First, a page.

Thursday, June 28, 2012

Subtleties in characterisation

This painting by New Zealand artist Sofia Minson demonstrates some interesting points about characterisation.

  • what you don't bother to show is as important as what you do show
  • that images and stories take us somewhere in our heads, a place of connection or conflict
  • that you can manipulate the feel of a piece by the tones you use
  • that you don't need to strive for an absolutely clear understanding, sometimes a hint, a series of hints, is enough
What you don't bother to show

Note how the edges of the painting around the character's face blur and fade into nothing. Sometimes background information is valuable, sometimes a singular focus - if only for a moment - gives intensity and resonance. Pick your moments to bring out background detail; and pick your moments to let it fade

Where images and stories take us

This is one of the key facets of storytelling (prose, poetry, dance, art, music etc) and one of the key reasons it exists as a concept and a practice in the first place. It makes us ask questions of the character, of their world, ask what resonance their world has to ours. Is a single character's struggle representative of a universal struggle. Will my character's lives reflect other lives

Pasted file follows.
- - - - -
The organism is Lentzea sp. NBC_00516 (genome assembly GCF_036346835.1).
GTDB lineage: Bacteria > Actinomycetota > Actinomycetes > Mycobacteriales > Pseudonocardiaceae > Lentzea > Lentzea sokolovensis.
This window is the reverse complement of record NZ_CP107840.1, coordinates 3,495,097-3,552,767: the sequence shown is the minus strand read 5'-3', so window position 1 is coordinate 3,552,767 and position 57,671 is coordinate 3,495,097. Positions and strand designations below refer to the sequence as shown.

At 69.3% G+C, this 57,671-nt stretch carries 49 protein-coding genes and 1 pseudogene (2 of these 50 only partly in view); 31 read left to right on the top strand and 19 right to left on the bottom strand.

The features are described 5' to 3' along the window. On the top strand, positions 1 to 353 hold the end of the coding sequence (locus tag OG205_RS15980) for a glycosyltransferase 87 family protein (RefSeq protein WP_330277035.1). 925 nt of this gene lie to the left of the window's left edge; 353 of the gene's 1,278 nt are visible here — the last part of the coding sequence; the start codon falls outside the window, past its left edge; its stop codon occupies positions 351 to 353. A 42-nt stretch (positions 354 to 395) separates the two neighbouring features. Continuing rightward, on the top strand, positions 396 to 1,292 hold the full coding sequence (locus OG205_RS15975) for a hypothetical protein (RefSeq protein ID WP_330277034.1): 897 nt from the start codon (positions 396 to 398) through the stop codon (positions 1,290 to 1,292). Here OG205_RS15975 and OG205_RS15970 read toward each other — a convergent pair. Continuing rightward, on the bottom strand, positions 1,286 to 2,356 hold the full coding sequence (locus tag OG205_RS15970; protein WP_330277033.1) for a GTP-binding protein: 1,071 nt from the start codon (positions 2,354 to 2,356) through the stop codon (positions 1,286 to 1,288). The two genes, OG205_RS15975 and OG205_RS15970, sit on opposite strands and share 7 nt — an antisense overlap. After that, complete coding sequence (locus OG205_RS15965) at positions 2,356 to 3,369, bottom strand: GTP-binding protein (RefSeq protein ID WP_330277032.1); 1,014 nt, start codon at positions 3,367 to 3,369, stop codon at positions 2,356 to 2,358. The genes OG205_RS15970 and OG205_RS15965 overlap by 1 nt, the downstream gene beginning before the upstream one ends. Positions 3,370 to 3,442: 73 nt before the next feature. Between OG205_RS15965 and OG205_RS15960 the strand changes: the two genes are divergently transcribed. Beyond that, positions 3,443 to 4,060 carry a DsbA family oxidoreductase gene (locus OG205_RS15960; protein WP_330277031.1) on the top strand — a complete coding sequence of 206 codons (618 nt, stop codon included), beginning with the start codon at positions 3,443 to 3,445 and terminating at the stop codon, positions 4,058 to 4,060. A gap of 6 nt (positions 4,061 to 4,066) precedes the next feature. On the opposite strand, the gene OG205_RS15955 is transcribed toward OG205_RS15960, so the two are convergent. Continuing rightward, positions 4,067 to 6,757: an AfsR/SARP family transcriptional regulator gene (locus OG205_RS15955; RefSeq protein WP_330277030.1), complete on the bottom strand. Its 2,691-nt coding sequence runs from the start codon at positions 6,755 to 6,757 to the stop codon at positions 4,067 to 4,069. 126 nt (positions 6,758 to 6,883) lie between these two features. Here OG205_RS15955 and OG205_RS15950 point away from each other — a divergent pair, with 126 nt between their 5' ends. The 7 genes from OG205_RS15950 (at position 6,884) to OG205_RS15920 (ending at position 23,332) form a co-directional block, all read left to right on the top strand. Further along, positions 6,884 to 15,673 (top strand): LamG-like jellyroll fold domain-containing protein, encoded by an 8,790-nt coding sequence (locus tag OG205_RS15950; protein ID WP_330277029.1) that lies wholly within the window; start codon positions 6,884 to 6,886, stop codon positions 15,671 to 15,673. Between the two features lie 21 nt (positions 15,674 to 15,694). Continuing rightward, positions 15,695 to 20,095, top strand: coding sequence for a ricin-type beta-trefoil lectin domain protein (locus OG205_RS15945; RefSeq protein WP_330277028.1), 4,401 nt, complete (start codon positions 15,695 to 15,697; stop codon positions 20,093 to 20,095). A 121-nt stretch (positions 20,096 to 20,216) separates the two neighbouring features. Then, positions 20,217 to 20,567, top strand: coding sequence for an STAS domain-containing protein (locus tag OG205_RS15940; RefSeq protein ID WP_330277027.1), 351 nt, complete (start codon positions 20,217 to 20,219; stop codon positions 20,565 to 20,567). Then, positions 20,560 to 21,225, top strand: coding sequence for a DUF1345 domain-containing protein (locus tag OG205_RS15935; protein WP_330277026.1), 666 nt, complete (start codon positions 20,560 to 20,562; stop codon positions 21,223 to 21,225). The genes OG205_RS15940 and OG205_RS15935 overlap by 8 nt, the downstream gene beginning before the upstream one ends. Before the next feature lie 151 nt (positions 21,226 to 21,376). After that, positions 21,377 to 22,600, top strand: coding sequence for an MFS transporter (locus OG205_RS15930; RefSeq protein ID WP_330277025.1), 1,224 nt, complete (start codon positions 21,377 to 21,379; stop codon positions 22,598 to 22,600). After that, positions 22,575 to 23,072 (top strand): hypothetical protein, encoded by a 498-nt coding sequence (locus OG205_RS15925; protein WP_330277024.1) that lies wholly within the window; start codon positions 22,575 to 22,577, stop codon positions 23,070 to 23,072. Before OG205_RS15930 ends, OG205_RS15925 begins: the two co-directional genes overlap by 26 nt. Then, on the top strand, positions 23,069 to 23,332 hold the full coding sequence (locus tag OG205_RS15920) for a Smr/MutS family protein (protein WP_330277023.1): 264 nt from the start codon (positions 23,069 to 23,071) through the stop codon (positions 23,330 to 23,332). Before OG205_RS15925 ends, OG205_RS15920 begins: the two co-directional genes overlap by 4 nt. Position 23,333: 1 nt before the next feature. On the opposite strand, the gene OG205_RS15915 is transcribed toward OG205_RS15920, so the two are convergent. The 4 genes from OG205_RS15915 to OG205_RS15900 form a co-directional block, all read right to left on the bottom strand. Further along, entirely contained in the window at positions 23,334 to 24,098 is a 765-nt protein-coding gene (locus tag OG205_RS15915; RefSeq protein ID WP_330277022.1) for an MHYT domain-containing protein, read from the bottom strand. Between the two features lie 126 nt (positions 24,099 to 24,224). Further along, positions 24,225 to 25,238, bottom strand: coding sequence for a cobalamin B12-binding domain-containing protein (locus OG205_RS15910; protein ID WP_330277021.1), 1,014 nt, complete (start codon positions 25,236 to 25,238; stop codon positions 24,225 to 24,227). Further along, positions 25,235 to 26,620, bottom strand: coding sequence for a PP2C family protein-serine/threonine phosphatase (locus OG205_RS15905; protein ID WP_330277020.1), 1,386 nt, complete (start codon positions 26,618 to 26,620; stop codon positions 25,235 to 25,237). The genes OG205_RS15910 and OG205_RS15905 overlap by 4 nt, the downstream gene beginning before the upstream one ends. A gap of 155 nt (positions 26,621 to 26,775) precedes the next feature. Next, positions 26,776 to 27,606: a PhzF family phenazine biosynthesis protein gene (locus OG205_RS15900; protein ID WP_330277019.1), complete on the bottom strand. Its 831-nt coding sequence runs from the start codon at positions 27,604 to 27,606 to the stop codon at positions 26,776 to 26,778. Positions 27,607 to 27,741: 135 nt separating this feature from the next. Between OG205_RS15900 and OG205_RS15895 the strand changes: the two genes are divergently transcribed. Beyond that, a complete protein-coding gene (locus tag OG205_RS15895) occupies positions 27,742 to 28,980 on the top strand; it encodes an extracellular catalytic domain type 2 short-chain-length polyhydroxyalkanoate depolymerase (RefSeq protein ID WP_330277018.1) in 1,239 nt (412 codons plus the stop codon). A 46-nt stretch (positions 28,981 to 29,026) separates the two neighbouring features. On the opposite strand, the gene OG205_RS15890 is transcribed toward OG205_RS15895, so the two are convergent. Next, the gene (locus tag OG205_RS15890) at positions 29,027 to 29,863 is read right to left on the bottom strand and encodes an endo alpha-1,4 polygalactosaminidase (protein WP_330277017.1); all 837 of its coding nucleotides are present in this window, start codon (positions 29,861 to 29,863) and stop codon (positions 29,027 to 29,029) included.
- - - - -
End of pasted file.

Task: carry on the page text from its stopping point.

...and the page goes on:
Feel and tone

Musicians have used this forever. You can take a jaunty tune in a major key and slow the tempo and switch it to a minor key and the same words will have a different kind of resonance. Your emotional reaction will skew the words, take them and you somewhere else. The image above in monochrome would not be remotely the same in full colour, even if all the other components (angle, line, distance, perspective). You can write minor key scenes by adjusting the voice, focusing on greyscale images. You can then let it small dots of colour, like the first new green shoots of spring on trees

No need for completion

When we talk about rounding out characters and characterisation, remember it's not a search for completion. Some things can be left ambiguous, deliberately incomplete. Readers approach texts with their own context and emotional baggage and needs so will always see things a little differently to what you might intend. I can't read exactly what's in the character's eyes in the painting above. Compassion, curiosity, strength, need? Each viewer/reader will see both the text and their own (often unconsciously) implanted meaning. That's one of the beauties of storytelling. Go as far as you can, then step away and leave space for the audience to make meaning.

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